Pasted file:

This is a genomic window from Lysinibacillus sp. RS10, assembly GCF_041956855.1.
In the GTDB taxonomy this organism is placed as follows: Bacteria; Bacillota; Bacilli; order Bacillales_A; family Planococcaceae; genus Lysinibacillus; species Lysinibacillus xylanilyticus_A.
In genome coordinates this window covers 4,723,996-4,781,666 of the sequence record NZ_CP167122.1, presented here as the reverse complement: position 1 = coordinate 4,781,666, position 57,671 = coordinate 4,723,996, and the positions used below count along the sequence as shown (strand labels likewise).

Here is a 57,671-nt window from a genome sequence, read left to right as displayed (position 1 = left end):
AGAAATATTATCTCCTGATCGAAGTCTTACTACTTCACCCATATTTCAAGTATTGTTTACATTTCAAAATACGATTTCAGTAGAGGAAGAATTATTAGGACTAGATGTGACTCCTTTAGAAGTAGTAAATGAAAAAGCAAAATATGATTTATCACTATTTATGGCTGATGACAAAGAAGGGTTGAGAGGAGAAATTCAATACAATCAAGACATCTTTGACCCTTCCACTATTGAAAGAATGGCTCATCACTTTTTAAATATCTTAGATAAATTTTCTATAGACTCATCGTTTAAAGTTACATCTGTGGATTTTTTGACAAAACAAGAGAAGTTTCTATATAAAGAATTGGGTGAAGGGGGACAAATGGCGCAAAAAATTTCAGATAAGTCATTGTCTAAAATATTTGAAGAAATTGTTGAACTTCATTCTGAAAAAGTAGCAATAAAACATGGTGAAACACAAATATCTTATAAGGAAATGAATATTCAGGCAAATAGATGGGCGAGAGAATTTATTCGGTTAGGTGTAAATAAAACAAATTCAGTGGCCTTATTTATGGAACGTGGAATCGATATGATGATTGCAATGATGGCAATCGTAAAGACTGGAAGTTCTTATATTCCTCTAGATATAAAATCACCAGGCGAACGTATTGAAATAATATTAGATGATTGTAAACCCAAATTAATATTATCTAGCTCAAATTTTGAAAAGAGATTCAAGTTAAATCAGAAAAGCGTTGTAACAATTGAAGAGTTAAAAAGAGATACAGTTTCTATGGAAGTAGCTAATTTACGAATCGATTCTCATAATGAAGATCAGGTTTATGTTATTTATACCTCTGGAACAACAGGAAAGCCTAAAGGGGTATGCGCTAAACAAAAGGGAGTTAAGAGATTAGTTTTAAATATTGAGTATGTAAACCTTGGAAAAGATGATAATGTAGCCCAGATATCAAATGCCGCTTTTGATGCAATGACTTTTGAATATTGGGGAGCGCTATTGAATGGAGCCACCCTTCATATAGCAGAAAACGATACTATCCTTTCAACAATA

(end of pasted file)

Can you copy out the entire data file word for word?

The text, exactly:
This is a genomic window from Lysinibacillus sp. RS10, assembly GCF_041956855.1.
In the GTDB taxonomy this organism is placed as follows: Bacteria; Bacillota; Bacilli; order Bacillales_A; family Planococcaceae; genus Lysinibacillus; species Lysinibacillus xylanilyticus_A.
In genome coordinates this window covers 4,723,996-4,781,666 of the sequence record NZ_CP167122.1, presented here as the reverse complement: position 1 = coordinate 4,781,666, position 57,671 = coordinate 4,723,996, and the positions used below count along the sequence as shown (strand labels likewise).

Here is a 57,671-nt window from a genome sequence, read left to right as displayed (position 1 = left end):
AGAAATATTATCTCCTGATCGAAGTCTTACTACTTCACCCATATTTCAAGTATTGTTTACATTTCAAAATACGATTTCAGTAGAGGAAGAATTATTAGGACTAGATGTGACTCCTTTAGAAGTAGTAAATGAAAAAGCAAAATATGATTTATCACTATTTATGGCTGATGACAAAGAAGGGTTGAGAGGAGAAATTCAATACAATCAAGACATCTTTGACCCTTCCACTATTGAAAGAATGGCTCATCACTTTTTAAATATCTTAGATAAATTTTCTATAGACTCATCGTTTAAAGTTACATCTGTGGATTTTTTGACAAAACAAGAGAAGTTTCTATATAAAGAATTGGGTGAAGGGGGACAAATGGCGCAAAAAATTTCAGATAAGTCATTGTCTAAAATATTTGAAGAAATTGTTGAACTTCATTCTGAAAAAGTAGCAATAAAACATGGTGAAACACAAATATCTTATAAGGAAATGAATATTCAGGCAAATAGATGGGCGAGAGAATTTATTCGGTTAGGTGTAAATAAAACAAATTCAGTGGCCTTATTTATGGAACGTGGAATCGATATGATGATTGCAATGATGGCAATCGTAAAGACTGGAAGTTCTTATATTCCTCTAGATATAAAATCACCAGGCGAACGTATTGAAATAATATTAGATGATTGTAAACCCAAATTAATATTATCTAGCTCAAATTTTGAAAAGAGATTCAAGTTAAATCAGAAAAGCGTTGTAACAATTGAAGAGTTAAAAAGAGATACAGTTTCTATGGAAGTAGCTAATTTACGAATCGATTCTCATAATGAAGATCAGGTTTATGTTATTTATACCTCTGGAACAACAGGAAAGCCTAAAGGGGTATGCGCTAAACAAAAGGGAGTTAAGAGATTAGTTTTAAATATTGAGTATGTAAACCTTGGAAAAGATGATAATGTAGCCCAGATATCAAATGCCGCTTTTGATGCAATGACTTTTGAATATTGGGGAGCGCTATTGAATGGAGCCACCCTTCATATAGCAGAAAACGATACTATCCTTTCAACAATA